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These five-day trainings allow you to travel during the weekend so that you only need to take a week off your busy life to attend, and include our $999 DIY Commercial Aquaponics package, $998 DIY Farmer's Market Aquaponic Solar Greenhouse package, and new $295 DIY Commercial Tilapia Hatchery manual as course materials, plus our Plywood/Epoxy/ Tank manual, CAD construction drawings for all greenhouses and aquaponics systems, and much more!


(Below) Randy and Tim showing attendees at a Tennessee training how easy it is to use a DO (dissolved oxygen) meter to measure oxygen levels in the vegetable troughs.

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More details of the Aquaponics Technology course here.


More details of the Aquaponic Solar Greenhouse course here.


More details of the Commercial Aquaponics course here.


(Below) Randy and Katie's Chinese-style Aquaponic Solar Greenhouse in Tennessee in the February snow, 2013. 70 degrees inside and you had to take your coat off when working with the vegetables!

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An Aquaponic Solar Greenhouse with the participants in our second June 2013 course in Tennessee!

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Free Farm Tours

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Aquaponics tour at the Friendly farm!

We hold a free Farm Tour on our farm the FIRST Saturday of every month at 10:00,  focused on growing food with aquaponics.  Click here for information. See you there!

If you are a school, a non-profit organization, an organization working with the poor, Native Hawaiians, or ex-inmates, or if you are a church, we will hold a free farm tour for you anytime. You DO need to email us first to schedule, or we might be out on errands!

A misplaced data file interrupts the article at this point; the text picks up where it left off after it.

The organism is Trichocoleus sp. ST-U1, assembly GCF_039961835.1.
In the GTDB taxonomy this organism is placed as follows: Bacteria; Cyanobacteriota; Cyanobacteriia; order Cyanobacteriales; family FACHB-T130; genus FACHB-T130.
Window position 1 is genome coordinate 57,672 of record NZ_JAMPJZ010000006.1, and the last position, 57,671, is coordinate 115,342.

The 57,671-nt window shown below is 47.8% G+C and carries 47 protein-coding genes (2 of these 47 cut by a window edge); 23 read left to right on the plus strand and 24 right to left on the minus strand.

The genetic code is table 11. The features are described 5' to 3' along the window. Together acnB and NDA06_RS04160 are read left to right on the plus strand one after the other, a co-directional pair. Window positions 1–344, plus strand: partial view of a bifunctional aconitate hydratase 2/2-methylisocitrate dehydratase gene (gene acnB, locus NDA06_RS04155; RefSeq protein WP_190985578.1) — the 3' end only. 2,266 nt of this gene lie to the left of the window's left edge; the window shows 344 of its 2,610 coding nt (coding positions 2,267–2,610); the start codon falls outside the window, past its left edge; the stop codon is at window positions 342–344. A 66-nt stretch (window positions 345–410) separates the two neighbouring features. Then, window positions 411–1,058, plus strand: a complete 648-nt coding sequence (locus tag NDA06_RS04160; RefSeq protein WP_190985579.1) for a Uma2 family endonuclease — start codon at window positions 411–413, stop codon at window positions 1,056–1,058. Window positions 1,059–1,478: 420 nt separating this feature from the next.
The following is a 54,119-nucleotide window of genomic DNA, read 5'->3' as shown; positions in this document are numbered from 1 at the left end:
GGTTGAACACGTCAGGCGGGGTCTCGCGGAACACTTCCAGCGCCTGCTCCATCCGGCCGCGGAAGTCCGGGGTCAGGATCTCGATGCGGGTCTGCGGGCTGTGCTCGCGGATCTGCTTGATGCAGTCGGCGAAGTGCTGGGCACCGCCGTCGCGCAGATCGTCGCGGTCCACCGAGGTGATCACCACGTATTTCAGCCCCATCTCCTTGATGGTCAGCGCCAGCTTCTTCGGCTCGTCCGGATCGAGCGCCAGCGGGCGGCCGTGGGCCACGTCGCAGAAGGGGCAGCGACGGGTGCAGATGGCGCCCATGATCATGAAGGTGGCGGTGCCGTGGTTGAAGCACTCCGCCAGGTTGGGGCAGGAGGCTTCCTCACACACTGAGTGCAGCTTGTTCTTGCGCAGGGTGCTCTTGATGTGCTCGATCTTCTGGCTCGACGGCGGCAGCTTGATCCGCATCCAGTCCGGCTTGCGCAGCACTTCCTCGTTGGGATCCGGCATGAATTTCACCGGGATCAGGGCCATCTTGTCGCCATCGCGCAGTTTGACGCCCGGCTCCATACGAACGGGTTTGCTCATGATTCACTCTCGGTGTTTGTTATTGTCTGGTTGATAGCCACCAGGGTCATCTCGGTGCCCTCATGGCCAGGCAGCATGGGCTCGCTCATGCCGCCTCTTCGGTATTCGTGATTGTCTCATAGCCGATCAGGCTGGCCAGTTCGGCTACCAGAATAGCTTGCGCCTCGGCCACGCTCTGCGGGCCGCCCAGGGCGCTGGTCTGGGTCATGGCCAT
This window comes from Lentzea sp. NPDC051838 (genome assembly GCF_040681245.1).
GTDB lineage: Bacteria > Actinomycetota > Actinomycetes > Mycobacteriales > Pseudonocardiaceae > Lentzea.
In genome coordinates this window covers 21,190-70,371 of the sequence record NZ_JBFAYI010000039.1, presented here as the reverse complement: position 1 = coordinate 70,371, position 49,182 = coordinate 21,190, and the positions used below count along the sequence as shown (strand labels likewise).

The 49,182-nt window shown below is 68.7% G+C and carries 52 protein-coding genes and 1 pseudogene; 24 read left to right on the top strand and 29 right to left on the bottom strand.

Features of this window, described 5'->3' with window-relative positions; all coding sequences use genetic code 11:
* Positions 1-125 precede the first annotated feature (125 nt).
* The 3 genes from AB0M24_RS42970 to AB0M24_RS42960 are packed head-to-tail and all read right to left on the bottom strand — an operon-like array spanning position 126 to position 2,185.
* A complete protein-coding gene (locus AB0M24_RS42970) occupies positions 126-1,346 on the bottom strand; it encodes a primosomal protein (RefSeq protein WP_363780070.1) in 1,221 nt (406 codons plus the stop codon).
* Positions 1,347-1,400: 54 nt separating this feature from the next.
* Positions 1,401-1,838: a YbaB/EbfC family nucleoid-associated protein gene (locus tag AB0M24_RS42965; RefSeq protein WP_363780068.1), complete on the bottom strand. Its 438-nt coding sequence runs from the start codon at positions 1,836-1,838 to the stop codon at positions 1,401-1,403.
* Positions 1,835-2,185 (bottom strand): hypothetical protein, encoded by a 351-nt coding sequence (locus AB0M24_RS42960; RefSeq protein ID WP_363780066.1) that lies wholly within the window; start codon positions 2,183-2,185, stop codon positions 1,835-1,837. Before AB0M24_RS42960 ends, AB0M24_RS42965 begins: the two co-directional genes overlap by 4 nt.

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Thousands of inch-long "fifty-cent" baby tilapia from our "backyard" hatchery.


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What they turn into about a year later: a beautiful 2-pound white tilapia grown in the fish tanks of our aquaponics systems.

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Micro System Classes!

Our four affiliates are now offering Micro System courses.

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for a listing of affiliates and course locations!

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Our new book: "Aquaponics The EASY Way!" is done!


It covers how to successfully build and operate tabletop aquaponics gardens from 3-1/2 to 18 square feet in size, using materials and equipment you can buy locally at Home Depot, Lowe's, and Petco.

The "3.5" costs you under $100 in Hawaii (where things are expensive) and the "18" costs $320.30. Click here to get our free "System Cost Calculator", an ExCel spreadsheet that you can put your own local numbers into (for parts) to find out what your system will cost you.

To purchase this E-book for only $29.95, click here. It's an excellent textbook for aquaponics for students from 6th grade on up. If you are a teacher, school administrator, or other faculty member, email us for information on pricing and volume discounts for textbook use.


The "Spice Chronicles", #4: "Nuku Hiva North Point Mixup"


This is a fish story from 1976, when I was sailing my 37-foot cutter "Spice" in the Marquesas Islands (down near Tahiti). I had made a plan with some friends on another cruising boat to meet them in a small bay on the North side of the island of Nuku Hiva.